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|aka: Borg vs McEnroe|
dir Janus Metz
scr Ronnie Sandahl
prd Jon Nohrstedt, Fredrik Wikstrom
with Sverrir Gudnason, Shia LaBeouf, Stellan Skarsgard, Tuva Novotny, Scott Arthur, Robert Emms, Leo Borg, Marcus Mossberg, Jackson Gann, Jane Perry, Ian Blackman, Mats Blomgren
release Swe 8.Sep.17, UK 22.Sep.17
Clash of the titans: Gudnason and LaBeouf
|R E V I E W B Y R I C H C L I N E|
A skilful exploration of one of tennis' big rivalries, this film explores what it takes to be at the top of a sport. Since it's made in Sweden, it naturally focusses on Bjorn Borg (in Scandinavia the title is simply Borg) and cleverly uses John McEnroe to find both the obvious contrasts and the more hidden similarities between these men. It's a gripping film that will resonate far beyond tennis fans.
In 1980, the press couldn't get enough of cool-as-a-cucumber top-ranked Borg (Gudnason), although they were distracted by the colourful outbursts from second-ranked McEnroe (LaBeouf). As Wimbledon championships kick off, the two are on a collision course to the Centre Court final, looking like polar extremes as far as temperaments and playing styles go. McEnroe hangs out with friends Peter Fleming (Arthur) and Vitas Garulatis (Emms), at least until it's time to play them. Meanwhile, Borg is keeping his head even as he clashes with his manager Lennart (Skarsgard) and worries his fiancee Mariana (Novotny).
The film digs much deeper into Borg's life (and a bit into McEnroe's) by flashing back to childhood experiences. Intriguingly, Borg looks a lot more like McEnroe as a teen (Mossberg), with a short temper and angry tantrums that he must learn how to control. McEnroe (Gann), by contrast, can't even control his hair. Only three years apart in age, Borg (24) was considered a veteran while McEnroe (21) a young upstart.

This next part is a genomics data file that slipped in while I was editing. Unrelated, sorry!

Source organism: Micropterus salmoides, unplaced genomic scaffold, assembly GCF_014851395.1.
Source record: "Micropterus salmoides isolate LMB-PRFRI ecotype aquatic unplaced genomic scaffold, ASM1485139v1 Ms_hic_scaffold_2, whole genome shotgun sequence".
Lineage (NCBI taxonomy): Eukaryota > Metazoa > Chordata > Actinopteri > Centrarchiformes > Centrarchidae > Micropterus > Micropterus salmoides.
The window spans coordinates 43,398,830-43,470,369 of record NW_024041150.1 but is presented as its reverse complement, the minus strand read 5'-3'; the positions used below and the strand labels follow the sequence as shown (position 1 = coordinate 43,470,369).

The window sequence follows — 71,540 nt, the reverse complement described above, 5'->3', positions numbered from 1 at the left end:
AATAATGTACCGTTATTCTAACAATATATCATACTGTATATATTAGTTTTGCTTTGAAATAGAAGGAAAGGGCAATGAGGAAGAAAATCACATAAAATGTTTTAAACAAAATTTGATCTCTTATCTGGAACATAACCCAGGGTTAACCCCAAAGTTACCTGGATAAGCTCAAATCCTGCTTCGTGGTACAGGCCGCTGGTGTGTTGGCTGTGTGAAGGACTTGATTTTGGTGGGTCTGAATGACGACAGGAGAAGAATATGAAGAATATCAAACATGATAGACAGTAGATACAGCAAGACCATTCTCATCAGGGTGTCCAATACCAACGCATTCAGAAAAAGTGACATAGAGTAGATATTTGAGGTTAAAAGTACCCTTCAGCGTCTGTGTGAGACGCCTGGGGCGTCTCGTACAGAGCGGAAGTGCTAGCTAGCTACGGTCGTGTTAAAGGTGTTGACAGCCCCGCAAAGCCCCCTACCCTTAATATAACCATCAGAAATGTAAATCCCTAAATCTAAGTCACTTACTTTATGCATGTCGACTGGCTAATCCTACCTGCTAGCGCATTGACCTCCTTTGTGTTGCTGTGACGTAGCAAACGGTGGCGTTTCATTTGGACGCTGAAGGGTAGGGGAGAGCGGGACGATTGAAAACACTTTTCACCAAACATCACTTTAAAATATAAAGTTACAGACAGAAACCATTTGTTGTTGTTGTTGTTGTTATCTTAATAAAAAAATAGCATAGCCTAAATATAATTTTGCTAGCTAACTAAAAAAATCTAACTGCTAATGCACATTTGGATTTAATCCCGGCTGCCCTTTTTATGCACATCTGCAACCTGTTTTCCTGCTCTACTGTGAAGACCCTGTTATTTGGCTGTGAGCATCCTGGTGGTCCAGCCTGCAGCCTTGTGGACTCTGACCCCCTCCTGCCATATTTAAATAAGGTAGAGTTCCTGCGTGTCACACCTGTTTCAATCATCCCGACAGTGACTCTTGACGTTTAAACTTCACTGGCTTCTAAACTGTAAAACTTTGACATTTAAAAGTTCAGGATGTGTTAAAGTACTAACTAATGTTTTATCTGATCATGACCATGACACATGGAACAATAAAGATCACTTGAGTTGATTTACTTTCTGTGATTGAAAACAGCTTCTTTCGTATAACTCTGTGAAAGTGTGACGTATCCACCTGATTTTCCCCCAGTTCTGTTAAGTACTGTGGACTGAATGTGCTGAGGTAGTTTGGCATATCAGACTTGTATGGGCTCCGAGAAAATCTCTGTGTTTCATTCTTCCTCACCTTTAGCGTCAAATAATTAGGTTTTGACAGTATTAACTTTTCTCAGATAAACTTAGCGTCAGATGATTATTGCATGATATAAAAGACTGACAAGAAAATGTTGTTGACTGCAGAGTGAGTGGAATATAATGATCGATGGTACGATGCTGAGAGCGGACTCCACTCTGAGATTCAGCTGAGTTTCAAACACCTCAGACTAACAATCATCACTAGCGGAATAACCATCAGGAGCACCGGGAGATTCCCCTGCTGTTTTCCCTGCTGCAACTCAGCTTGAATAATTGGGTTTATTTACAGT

Both actors capture intriguing textures. Gudnason has more to do as the introspective Borg, understanding that once he starts losing it'll be time to retire. He's also thinking about his relationship with Mariana (Novotny gets some strong moments of her own). LaBeouf is solid as the mercurial McEnroe, who went onto court to boos and left to a standing ovation for his ragged determination. And Skarsgard adds gravitas as Borg's patient mentor.
Director Metz spices up match sequences with eye-catching camerawork. With a 1980s texture, much of the film looks like old TV footage or nostalgic home movies. And it's refreshing to see a film about real people that concentrates on internal journeys rather than just lining up best-known public events. Even the climactic match plays in a way that fights back against most rah-rah biopics, gliding through various points to build a bigger picture than the battle on the court. As a result, while the story may feel a bit cold, we're able to understand how it feels to play for the title.
|R E A D E R R E V I E W S|
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© 2017 by Rich Cline, Shadows on the Wall
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